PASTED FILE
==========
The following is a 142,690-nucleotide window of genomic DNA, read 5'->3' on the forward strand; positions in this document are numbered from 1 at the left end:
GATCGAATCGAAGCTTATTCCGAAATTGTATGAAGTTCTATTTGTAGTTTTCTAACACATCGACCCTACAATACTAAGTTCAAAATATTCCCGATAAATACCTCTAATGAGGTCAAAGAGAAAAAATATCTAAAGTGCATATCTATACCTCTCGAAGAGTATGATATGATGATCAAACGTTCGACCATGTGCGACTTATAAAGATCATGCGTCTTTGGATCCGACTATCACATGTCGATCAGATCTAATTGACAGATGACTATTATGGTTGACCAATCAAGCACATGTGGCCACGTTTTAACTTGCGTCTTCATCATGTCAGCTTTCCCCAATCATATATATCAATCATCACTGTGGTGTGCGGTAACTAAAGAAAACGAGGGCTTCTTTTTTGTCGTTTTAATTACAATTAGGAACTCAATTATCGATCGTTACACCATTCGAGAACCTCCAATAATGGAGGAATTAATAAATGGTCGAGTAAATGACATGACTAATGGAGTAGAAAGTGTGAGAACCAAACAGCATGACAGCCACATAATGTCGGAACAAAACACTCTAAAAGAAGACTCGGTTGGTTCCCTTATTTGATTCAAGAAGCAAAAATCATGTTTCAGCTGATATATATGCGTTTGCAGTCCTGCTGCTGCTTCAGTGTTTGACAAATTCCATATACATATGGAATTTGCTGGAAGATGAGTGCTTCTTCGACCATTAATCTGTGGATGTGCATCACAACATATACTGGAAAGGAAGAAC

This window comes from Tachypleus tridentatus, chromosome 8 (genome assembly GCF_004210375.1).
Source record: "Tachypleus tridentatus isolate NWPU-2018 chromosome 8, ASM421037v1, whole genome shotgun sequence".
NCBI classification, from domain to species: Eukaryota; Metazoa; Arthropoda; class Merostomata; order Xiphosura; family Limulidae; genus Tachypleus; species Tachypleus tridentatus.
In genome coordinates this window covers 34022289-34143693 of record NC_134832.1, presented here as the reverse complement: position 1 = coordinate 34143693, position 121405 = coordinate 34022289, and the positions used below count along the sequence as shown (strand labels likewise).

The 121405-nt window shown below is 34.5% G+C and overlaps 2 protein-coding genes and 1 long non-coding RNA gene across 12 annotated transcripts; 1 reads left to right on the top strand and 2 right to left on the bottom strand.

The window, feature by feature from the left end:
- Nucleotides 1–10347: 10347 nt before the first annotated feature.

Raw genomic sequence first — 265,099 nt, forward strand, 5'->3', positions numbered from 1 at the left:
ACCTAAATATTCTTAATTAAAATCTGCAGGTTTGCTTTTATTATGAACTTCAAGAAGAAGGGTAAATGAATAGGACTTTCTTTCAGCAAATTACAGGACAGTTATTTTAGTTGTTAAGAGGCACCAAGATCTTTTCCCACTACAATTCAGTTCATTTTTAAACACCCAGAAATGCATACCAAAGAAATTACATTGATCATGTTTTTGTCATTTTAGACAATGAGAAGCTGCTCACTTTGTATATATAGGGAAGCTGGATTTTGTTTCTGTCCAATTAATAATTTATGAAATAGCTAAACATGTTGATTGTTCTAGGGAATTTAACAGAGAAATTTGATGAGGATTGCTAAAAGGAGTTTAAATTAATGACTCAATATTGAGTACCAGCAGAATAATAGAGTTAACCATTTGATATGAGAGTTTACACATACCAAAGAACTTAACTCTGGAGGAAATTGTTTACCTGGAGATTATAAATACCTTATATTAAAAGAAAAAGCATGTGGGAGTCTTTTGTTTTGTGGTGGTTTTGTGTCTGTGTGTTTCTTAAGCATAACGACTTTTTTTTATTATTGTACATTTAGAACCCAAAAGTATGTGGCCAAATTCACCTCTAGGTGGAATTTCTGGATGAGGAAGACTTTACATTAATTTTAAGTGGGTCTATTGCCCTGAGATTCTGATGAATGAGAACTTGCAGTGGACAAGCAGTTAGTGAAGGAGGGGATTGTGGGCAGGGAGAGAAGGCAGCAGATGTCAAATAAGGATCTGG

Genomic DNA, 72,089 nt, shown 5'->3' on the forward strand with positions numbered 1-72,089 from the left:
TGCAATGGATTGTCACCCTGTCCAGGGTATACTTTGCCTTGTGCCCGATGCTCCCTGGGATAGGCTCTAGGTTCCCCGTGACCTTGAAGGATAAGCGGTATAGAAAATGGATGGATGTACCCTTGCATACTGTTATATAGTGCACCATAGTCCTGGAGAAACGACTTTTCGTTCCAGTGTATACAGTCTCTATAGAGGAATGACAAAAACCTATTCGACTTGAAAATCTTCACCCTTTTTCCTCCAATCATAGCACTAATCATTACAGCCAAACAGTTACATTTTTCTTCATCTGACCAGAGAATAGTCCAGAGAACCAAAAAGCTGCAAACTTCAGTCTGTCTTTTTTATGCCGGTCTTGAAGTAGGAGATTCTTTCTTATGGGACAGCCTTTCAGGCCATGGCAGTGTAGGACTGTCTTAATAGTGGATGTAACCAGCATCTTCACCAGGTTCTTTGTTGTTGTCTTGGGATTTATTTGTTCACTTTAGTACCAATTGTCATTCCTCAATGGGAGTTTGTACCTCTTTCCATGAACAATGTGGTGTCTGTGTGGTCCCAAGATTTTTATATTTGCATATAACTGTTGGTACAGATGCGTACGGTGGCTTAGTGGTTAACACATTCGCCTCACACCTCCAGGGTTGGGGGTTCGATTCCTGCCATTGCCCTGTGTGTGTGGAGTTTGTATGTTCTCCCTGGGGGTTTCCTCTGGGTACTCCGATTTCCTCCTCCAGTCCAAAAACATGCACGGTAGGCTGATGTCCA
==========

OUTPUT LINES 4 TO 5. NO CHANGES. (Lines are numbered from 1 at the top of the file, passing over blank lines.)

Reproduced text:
Source record: "Tachypleus tridentatus isolate NWPU-2018 chromosome 8, ASM421037v1, whole genome shotgun sequence".
NCBI classification, from domain to species: Eukaryota; Metazoa; Arthropoda; class Merostomata; order Xiphosura; family Limulidae; genus Tachypleus; species Tachypleus tridentatus.